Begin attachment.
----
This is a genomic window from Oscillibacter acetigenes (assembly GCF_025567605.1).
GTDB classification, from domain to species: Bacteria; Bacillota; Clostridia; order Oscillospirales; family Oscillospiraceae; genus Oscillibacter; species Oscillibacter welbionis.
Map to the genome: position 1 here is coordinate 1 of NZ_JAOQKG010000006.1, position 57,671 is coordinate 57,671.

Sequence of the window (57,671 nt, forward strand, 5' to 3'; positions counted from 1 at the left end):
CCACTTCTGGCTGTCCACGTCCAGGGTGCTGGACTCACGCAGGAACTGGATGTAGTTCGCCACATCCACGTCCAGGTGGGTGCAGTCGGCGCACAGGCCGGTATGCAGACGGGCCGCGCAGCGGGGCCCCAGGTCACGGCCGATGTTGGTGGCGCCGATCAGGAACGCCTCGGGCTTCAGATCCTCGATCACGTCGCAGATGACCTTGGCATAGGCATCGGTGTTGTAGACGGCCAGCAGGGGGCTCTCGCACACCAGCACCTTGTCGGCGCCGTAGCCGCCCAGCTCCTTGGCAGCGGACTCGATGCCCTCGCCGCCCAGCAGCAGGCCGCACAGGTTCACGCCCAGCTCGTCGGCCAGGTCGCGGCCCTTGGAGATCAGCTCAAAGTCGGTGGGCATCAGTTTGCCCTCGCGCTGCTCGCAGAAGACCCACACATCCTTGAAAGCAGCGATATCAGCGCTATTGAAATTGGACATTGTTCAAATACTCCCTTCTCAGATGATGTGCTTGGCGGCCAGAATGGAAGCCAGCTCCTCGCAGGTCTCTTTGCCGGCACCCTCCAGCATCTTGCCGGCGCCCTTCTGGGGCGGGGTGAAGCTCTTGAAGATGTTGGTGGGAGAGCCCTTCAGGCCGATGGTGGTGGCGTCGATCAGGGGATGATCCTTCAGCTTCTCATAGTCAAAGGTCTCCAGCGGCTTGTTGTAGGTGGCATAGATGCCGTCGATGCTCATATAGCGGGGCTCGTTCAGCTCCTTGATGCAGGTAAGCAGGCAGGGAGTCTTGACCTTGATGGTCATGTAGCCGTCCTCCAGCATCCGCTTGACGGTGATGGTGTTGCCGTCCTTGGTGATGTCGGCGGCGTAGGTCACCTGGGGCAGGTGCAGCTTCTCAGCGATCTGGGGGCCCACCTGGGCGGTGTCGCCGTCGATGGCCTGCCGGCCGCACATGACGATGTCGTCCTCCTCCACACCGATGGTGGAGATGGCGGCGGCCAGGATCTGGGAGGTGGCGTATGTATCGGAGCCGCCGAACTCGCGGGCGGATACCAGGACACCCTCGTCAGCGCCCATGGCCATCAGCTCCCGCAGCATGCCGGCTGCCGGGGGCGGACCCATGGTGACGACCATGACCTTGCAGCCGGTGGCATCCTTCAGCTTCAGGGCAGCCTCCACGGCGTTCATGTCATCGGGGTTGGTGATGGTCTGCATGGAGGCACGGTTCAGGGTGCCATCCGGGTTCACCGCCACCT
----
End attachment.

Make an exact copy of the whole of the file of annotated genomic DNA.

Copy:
This is a genomic window from Oscillibacter acetigenes (assembly GCF_025567605.1).
GTDB classification, from domain to species: Bacteria; Bacillota; Clostridia; order Oscillospirales; family Oscillospiraceae; genus Oscillibacter; species Oscillibacter welbionis.
Map to the genome: position 1 here is coordinate 1 of NZ_JAOQKG010000006.1, position 57,671 is coordinate 57,671.

Sequence of the window (57,671 nt, forward strand, 5' to 3'; positions counted from 1 at the left end):
CCACTTCTGGCTGTCCACGTCCAGGGTGCTGGACTCACGCAGGAACTGGATGTAGTTCGCCACATCCACGTCCAGGTGGGTGCAGTCGGCGCACAGGCCGGTATGCAGACGGGCCGCGCAGCGGGGCCCCAGGTCACGGCCGATGTTGGTGGCGCCGATCAGGAACGCCTCGGGCTTCAGATCCTCGATCACGTCGCAGATGACCTTGGCATAGGCATCGGTGTTGTAGACGGCCAGCAGGGGGCTCTCGCACACCAGCACCTTGTCGGCGCCGTAGCCGCCCAGCTCCTTGGCAGCGGACTCGATGCCCTCGCCGCCCAGCAGCAGGCCGCACAGGTTCACGCCCAGCTCGTCGGCCAGGTCGCGGCCCTTGGAGATCAGCTCAAAGTCGGTGGGCATCAGTTTGCCCTCGCGCTGCTCGCAGAAGACCCACACATCCTTGAAAGCAGCGATATCAGCGCTATTGAAATTGGACATTGTTCAAATACTCCCTTCTCAGATGATGTGCTTGGCGGCCAGAATGGAAGCCAGCTCCTCGCAGGTCTCTTTGCCGGCACCCTCCAGCATCTTGCCGGCGCCCTTCTGGGGCGGGGTGAAGCTCTTGAAGATGTTGGTGGGAGAGCCCTTCAGGCCGATGGTGGTGGCGTCGATCAGGGGATGATCCTTCAGCTTCTCATAGTCAAAGGTCTCCAGCGGCTTGTTGTAGGTGGCATAGATGCCGTCGATGCTCATATAGCGGGGCTCGTTCAGCTCCTTGATGCAGGTAAGCAGGCAGGGAGTCTTGACCTTGATGGTCATGTAGCCGTCCTCCAGCATCCGCTTGACGGTGATGGTGTTGCCGTCCTTGGTGATGTCGGCGGCGTAGGTCACCTGGGGCAGGTGCAGCTTCTCAGCGATCTGGGGGCCCACCTGGGCGGTGTCGCCGTCGATGGCCTGCCGGCCGCACATGACGATGTCGTCCTCCTCCACACCGATGGTGGAGATGGCGGCGGCCAGGATCTGGGAGGTGGCGTATGTATCGGAGCCGCCGAACTCGCGGGCGGATACCAGGACACCCTCGTCAGCGCCCATGGCCATCAGCTCCCGCAGCATGCCGGCTGCCGGGGGCGGACCCATGGTGACGACCATGACCTTGCAGCCGGTGGCATCCTTCAGCTTCAGGGCAGCCTCCACGGCGTTCATGTCATCGGGGTTGGTGATGGTCTGCATGGAGGCACGGTTCAGGGTGCCATCCGGGTTCACCGCCACCT